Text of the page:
Strong leaders will maximise what they can do to drive real economy decarbonisation with firm time-bound commitments to phasing out fossil fuels by sector. Rather than just transferring assets that offload the responsibility, the approach will be guided by the impact (or ‘delta’) of financing activities, such as a decrease in the carbon emissions of the underlying financed asset.  Whether change is sufficient  will be judged by whether it delivers within thresholds (such as Science Based Targets) not whether it is better than what happened before.

Creativity, risk-taking and partnership will be needed.  We need leaders to go beyond what they are certain and confident of, to push boundaries. At the same time, risks of greenwashing or double-counting carbon reductions abound, so this will require far more transparency on what is in underlying portfolios, requiring improved data quality throughout the investment chain and supporting infrastructure.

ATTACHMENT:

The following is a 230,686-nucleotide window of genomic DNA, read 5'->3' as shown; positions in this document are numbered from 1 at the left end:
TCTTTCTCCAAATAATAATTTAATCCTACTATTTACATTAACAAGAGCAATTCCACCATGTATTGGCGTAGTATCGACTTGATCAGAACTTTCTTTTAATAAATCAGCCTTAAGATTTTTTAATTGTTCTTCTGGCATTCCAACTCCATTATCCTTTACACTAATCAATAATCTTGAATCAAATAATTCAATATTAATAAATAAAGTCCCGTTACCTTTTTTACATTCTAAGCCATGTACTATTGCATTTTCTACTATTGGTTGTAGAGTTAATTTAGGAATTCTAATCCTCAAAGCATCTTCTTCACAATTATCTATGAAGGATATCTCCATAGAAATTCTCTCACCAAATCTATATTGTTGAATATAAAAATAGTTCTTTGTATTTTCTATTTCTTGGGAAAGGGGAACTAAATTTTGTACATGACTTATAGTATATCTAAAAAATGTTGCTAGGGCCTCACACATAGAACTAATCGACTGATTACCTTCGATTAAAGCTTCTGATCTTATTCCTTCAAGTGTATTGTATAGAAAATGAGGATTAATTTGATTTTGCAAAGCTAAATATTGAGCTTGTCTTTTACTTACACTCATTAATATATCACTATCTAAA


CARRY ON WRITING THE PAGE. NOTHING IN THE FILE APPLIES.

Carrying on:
Fully integrate social justice into the transition

For this to be a transition to enable a future that is resilient and supports thriving societies, finance actors must place an emphasis on incorporating social justice in the change that they promote and influence. At a minimum, this means comprehensively integrating the UN Guiding Principles on Business and Human rights into due diligence across the investment chain. But success is not just about delivering well to current standards, but widening voices (see solutions space below) that will continue to innovate and drive improvement. 

Driving Cultural and Organisational Shifts

These leadership roles will require shifts in mindsets and ways of working. In particular: 

Shape mindsets: finance as a driver of positive systemic change

The most powerful shift that leaders will take is to mainstream the mindset shifts that are today emerging at the margin.   

This is, firstly, to debunk any idea that finance is neutral and recognise that finance can be and must be a powerful enabler of deep change for a quite different economy that can sustain people and planet long-term.